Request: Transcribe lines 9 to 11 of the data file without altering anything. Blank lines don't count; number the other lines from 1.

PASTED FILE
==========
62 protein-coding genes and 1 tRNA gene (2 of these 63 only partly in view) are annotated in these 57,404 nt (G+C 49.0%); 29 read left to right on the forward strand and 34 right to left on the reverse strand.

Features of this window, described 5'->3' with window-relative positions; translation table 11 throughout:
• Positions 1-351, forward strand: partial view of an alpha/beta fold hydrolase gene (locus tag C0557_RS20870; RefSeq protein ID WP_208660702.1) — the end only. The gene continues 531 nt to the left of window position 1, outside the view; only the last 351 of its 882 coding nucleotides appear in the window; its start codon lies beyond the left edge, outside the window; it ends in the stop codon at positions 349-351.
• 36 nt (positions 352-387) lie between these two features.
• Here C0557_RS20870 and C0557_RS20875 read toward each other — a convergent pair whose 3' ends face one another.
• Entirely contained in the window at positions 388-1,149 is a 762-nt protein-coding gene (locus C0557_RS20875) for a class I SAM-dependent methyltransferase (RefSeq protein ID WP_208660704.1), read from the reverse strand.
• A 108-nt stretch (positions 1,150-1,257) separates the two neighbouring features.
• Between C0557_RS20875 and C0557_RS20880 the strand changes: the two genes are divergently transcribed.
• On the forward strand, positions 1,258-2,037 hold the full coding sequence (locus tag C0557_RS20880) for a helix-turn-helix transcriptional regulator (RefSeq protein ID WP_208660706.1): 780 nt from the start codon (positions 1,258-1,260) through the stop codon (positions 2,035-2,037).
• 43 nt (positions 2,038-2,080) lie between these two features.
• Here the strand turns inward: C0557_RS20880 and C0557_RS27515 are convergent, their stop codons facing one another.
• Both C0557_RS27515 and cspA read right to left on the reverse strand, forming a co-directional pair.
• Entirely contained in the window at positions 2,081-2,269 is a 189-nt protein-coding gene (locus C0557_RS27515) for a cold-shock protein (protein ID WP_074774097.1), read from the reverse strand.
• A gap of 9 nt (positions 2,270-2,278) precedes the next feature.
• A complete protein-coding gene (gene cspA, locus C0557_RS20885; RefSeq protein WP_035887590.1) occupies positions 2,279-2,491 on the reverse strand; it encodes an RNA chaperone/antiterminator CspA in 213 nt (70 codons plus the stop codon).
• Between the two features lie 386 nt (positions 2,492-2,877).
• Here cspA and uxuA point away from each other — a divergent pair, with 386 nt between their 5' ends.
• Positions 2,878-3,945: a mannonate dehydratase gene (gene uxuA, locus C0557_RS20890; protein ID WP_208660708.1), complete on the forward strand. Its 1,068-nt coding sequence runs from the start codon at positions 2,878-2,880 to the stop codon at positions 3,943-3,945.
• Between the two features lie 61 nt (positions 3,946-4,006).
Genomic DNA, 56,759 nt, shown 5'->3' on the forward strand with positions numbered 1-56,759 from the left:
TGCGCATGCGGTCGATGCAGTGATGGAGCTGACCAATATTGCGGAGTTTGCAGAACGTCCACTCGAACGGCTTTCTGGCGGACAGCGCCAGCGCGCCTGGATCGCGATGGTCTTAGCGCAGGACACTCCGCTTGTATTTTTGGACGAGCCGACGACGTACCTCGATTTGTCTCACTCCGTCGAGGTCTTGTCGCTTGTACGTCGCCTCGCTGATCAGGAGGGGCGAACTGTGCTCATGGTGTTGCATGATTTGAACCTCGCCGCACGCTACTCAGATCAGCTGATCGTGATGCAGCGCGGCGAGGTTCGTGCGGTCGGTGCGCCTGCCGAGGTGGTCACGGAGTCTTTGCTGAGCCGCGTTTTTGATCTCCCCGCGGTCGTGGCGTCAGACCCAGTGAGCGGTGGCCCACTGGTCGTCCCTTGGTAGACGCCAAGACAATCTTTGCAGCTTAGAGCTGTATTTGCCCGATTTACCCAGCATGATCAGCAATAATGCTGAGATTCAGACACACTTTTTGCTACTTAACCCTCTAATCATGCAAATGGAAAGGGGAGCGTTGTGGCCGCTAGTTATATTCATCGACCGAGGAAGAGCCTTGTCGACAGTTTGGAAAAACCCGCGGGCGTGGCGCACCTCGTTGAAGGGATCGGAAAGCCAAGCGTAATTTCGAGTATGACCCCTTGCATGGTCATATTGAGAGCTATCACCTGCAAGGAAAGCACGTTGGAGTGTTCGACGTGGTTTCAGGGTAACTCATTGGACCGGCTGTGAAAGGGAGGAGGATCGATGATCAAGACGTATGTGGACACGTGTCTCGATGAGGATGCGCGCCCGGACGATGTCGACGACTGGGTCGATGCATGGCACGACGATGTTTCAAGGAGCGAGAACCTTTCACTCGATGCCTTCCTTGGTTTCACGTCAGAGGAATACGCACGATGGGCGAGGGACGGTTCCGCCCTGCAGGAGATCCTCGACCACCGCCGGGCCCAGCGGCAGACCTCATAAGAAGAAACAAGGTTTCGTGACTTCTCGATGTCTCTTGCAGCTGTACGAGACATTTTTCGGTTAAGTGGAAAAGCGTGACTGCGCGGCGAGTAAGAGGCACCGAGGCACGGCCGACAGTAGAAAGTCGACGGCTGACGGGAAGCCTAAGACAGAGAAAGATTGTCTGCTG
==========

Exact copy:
• On the forward strand, positions 1,258-2,037 hold the full coding sequence (locus tag C0557_RS20880) for a helix-turn-helix transcriptional regulator (RefSeq protein ID WP_208660706.1): 780 nt from the start codon (positions 1,258-1,260) through the stop codon (positions 2,035-2,037).
• 43 nt (positions 2,038-2,080) lie between these two features.
• Here the strand turns inward: C0557_RS20880 and C0557_RS27515 are convergent, their stop codons facing one another.